FS#10015 - Use chained transfer descriptor to speed up USB transfers on PP and iMX31

Attached to Project: Rockbox
Opened by Frank Gevaerts (fg) - Thursday, 12 March 2009, 19:09 GMT
Last edited by Frank Gevaerts (fg) - Sunday, 29 March 2009, 19:59 GMT
Task Type Patches
Category Drivers
Status Closed
Assigned To No-one
Operating System All players
Severity Low
Priority Normal
Reported Version Version 3.1
Due in Version Undecided
Due Date Undecided
Percent Complete 100%
Votes 0
Private No


Use chained transfer descriptors to allow larger blocks of data in a single transfer. This speeds up USB transfers significantly.
This task depends upon

Closed by  Frank Gevaerts (fg)
Sunday, 29 March 2009, 19:59 GMT
Reason for closing:  Accepted
Additional comments about closing:  Committed as r20570
Comment by Frank Gevaerts (fg) - Thursday, 12 March 2009, 21:11 GMT
This crashes on gigabeat S for some reason. Taking out some error handling (that I've never seen triggered) helps. The problem is that this also takes size of transfered data, which doesn't matter for storage, but it does for e.g. serial. This means that this patch, while good for testing, isn't ready for commit.
Comment by Boris Gjenero (dreamlayers) - Thursday, 12 March 2009, 22:08 GMT
It seems like each transfer descriptor can handle 20K. Why are they being limited to 16K?
Comment by Frank Gevaerts (fg) - Thursday, 12 March 2009, 22:13 GMT
They can handle 20K, if the data is 4K-aligned. If not, you can only get 16K (or actually, you can get whatever fits. Just assuming 16K is safe and simple)
Comment by Przemysław Hołubowski (p.h.) - Friday, 13 March 2009, 09:37 GMT
I have tested the patch on H10-20 with 60GB HDD using UDMA1 mode.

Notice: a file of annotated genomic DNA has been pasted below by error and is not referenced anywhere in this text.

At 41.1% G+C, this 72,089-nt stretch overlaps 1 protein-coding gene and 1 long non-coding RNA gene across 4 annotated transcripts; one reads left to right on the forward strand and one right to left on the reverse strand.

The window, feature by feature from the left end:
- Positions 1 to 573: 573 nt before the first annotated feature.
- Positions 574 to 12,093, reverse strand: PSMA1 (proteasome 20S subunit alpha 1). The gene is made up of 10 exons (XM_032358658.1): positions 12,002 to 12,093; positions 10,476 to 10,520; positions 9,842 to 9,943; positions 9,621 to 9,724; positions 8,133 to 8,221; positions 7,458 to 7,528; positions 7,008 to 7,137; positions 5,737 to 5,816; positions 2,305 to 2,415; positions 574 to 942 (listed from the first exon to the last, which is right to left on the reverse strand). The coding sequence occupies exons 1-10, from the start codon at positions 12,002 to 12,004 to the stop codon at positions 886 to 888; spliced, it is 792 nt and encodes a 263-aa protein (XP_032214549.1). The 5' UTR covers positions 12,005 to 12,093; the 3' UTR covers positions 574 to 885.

USB wite (PC->H10) speed is 9.4MB/s (about 1.5MB/s faster then using OF) without the patch and about 11.2MB/s with the patch, and USB read speed is 8MB/s (OF attains 14-18MB/s) no matter the patch is applied or not.
Comment by Tom (frameshift) - Saturday, 14 March 2009, 02:27 GMT
Tested on my e250v1.
3.1mb/s write, 6.1mb/s read without patch.
3.3mb/s write, 6.1mb/s read with patch.
Comment by MichaelGiacomelli (saratoga) - Saturday, 14 March 2009, 04:46 GMT
I tried chained-tds-2.diff on my PC that had disconnects with Rockbox's USB mode and I saw a pretty big improvement. With this patch I didn't get a disconnect until over 5GB had been transfered. Without it I typically got one within a couple hundred MB, with 500MB being relatively rare.
Comment by Andree Buschmann (Buschel) - Saturday, 14 March 2009, 13:29 GMT
Tested chained-tds-2.diff with r20323 and  FS#9708  v0.6 (UDMA1 and UDMA4) on my 5.5G.

Keeping the CPU at 80MHz I get:
PIO4: 8100 KB/s write, 4700 KB/s read
UDMA1: 7100 KB/s write, 9400 KB/s read
UDMA4: 7100 KB/s write, 11300 KB/s read

When setting the CPU to 100MHz I get:
UDMA1: 8100 KB/s write, 9400 KB/s read
UDMA4: 8100 KB/s write, 11300 KB/s read

Edit: Oops, corrected read/write.
Comment by Frank Gevaerts (fg) - Sunday, 29 March 2009, 16:44 GMT
This one adds proper length handling, but it gets data aborts on gigabeat S at 0x59a18 (see the attached elf file for context)

Edit: I forgot the buffer size change to usb_storage in this one. It needs that too of course to get proper speed benefits
Comment by Toni (ahellmann) - Sunday, 29 March 2009, 19:06 GMT
The data abort seems to happen while accessing td->reserved in:

length += ((td->reserved & DTD_RESERVED_LENGTH_MASK) -
((td->size_ioc_sts & DTD_PACKET_SIZE) >> DTD_LENGTH_BIT_POS));


By the way, do 'transfer_descriptor' and 'queue_head' need to be byte packed? If the related struct members are accessed often, there might be a performance loss.
Comment by Frank Gevaerts (fg) - Sunday, 29 March 2009, 19:31 GMT
I don't really see how this can happen, as td->reserved should be nicely aligned. I'll check if it never jumps to an invalid location.

transfer_descriptor and queue_head are used directly by the hardware, so they need to be precisely packed and aligned. They only consist of 4-byte int fields though, so I don't think it should make any difference
Comment by Frank Gevaerts (fg) - Sunday, 29 March 2009, 19:57 GMT
It was a bad pointer. Fixed now (and committed)